Thought you may be interested in the following dialogue…
E-mail from Vodafone PR…
“Vodafone has launched a new reward scheme for pay as you go customers, offering 10% back every time they top up.
Let me know if you have any further questions.
Then details of the press release were attached.
Yes… Why doesn’t it just cut the price by 10%?
“It’s a reward scheme – just like a Tesco Clubcard or Boots Advantage Card.
These ‘banked’ savings can then be put towards a new phone or Bluetooth headset, for example, not just to save on call costs.”
Of course any reduction is a good one, but like all reward schemes, the aim is to try and make something seem like a bigger offer than it is.
Rewards v just cutting the cost.
- For consumers: Cut the cost and everyone gains by the maximum 10%, and the money saved can be spent anywhere. With a reward scheme you must actively obtain the reward and you can only spend it on products the company offers.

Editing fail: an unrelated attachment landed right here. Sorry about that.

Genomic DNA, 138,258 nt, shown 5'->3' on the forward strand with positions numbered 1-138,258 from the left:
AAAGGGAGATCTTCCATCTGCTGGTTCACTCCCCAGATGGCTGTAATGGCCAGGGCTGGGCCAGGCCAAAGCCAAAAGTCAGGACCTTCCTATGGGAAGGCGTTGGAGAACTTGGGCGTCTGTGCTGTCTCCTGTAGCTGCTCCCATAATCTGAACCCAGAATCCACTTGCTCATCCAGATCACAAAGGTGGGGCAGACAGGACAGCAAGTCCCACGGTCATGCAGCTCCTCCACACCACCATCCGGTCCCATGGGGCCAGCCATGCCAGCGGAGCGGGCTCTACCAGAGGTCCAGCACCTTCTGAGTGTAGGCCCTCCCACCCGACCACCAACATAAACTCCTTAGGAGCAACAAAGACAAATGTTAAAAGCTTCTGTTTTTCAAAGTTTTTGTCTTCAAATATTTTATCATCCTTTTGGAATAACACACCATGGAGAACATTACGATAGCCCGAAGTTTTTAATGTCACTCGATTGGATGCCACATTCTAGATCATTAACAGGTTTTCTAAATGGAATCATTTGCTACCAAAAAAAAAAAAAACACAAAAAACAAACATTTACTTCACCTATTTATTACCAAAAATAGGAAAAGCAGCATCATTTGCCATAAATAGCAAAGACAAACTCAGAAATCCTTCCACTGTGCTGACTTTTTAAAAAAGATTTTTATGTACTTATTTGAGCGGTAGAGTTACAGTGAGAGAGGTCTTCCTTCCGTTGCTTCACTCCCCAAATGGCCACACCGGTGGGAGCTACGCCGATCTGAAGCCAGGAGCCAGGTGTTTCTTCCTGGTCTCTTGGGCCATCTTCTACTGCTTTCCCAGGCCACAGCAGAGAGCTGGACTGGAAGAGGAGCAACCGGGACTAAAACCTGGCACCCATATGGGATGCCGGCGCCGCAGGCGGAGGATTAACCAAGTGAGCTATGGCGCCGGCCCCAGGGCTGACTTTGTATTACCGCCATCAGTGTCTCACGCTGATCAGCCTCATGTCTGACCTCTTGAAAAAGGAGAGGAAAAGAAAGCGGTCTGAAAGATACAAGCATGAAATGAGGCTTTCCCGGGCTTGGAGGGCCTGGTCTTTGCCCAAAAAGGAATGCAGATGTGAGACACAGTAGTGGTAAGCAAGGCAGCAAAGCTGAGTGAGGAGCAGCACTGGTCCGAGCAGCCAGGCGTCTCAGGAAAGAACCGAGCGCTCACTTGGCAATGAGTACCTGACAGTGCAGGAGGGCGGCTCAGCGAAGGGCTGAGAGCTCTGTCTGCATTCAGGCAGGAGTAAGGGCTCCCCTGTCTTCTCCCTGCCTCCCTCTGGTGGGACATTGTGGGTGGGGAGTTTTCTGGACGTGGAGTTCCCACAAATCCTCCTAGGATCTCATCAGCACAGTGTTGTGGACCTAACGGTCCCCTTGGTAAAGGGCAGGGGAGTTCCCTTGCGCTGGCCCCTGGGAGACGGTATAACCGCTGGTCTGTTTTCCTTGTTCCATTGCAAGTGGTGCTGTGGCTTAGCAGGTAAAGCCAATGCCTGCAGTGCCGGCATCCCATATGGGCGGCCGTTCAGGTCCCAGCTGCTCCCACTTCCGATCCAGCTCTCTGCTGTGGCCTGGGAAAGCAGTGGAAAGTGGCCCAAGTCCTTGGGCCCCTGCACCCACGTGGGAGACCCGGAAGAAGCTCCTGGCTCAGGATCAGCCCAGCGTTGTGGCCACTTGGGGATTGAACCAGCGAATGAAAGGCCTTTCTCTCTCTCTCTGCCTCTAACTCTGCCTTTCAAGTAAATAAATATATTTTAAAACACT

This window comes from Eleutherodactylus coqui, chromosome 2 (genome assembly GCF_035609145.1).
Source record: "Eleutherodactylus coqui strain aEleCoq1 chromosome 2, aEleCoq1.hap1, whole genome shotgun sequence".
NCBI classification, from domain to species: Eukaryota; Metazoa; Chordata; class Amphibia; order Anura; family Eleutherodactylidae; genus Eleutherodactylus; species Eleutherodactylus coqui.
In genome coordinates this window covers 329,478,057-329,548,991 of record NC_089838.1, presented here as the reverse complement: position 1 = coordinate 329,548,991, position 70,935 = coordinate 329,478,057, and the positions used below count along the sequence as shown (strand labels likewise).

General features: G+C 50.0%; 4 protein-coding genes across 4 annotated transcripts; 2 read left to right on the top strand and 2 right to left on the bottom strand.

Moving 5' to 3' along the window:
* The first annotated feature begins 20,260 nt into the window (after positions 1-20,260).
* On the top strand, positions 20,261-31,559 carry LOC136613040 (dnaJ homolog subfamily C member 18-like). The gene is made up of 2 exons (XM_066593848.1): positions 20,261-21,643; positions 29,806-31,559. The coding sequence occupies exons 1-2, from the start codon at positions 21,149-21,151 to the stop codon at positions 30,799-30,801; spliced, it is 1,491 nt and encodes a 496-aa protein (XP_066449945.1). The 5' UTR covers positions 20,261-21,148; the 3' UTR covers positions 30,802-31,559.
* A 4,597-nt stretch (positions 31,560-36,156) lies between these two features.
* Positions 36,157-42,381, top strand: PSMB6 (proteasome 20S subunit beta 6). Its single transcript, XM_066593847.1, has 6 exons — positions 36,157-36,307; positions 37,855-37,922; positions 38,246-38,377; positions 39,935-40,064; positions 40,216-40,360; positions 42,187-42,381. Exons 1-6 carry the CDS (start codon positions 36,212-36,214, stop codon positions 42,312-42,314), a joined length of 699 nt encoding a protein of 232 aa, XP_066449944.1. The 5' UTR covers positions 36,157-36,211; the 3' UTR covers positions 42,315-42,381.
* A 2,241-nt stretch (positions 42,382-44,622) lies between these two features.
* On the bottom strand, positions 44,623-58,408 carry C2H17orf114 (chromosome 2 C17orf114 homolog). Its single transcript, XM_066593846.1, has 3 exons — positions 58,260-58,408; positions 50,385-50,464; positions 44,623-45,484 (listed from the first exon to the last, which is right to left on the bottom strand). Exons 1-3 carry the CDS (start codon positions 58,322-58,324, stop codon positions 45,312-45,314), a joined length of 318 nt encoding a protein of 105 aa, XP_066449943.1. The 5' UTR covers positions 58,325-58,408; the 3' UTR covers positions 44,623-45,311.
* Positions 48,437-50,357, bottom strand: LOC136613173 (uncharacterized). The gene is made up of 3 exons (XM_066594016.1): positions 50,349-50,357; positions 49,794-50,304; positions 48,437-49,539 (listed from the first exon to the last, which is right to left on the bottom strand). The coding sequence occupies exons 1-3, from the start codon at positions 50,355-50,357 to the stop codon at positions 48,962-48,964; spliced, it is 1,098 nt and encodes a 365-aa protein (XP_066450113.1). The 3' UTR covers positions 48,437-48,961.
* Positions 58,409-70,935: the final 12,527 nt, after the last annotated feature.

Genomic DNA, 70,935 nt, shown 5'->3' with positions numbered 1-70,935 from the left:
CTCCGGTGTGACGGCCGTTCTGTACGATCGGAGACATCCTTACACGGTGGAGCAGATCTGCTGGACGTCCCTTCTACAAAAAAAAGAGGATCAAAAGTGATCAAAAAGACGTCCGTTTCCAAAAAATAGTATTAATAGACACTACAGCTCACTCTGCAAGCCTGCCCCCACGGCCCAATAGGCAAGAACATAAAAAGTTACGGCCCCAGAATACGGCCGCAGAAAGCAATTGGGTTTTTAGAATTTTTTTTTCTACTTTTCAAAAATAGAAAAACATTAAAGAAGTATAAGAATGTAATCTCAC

- For the company: Rewards schemes mean the promise of goodies which oft go unredeemed, so there’s little cost, but lots of publicity and feel-good factor. Plus, since you can only redeem rewards on Vodafone products, the costs are reduced again. That’s because while Vodafone may sell something for a retail price of £10, its cost price is likely to be £3-4, so the cost to the company is far smaller than it appears.
As I write in the boost loyalty points guide, most reward schemes are simply costed in the product price anyway, so are generally (though not always) a false saving. Having said that, it’s always better to use a free loyalty scheme if you’re shopping somewhere that has one.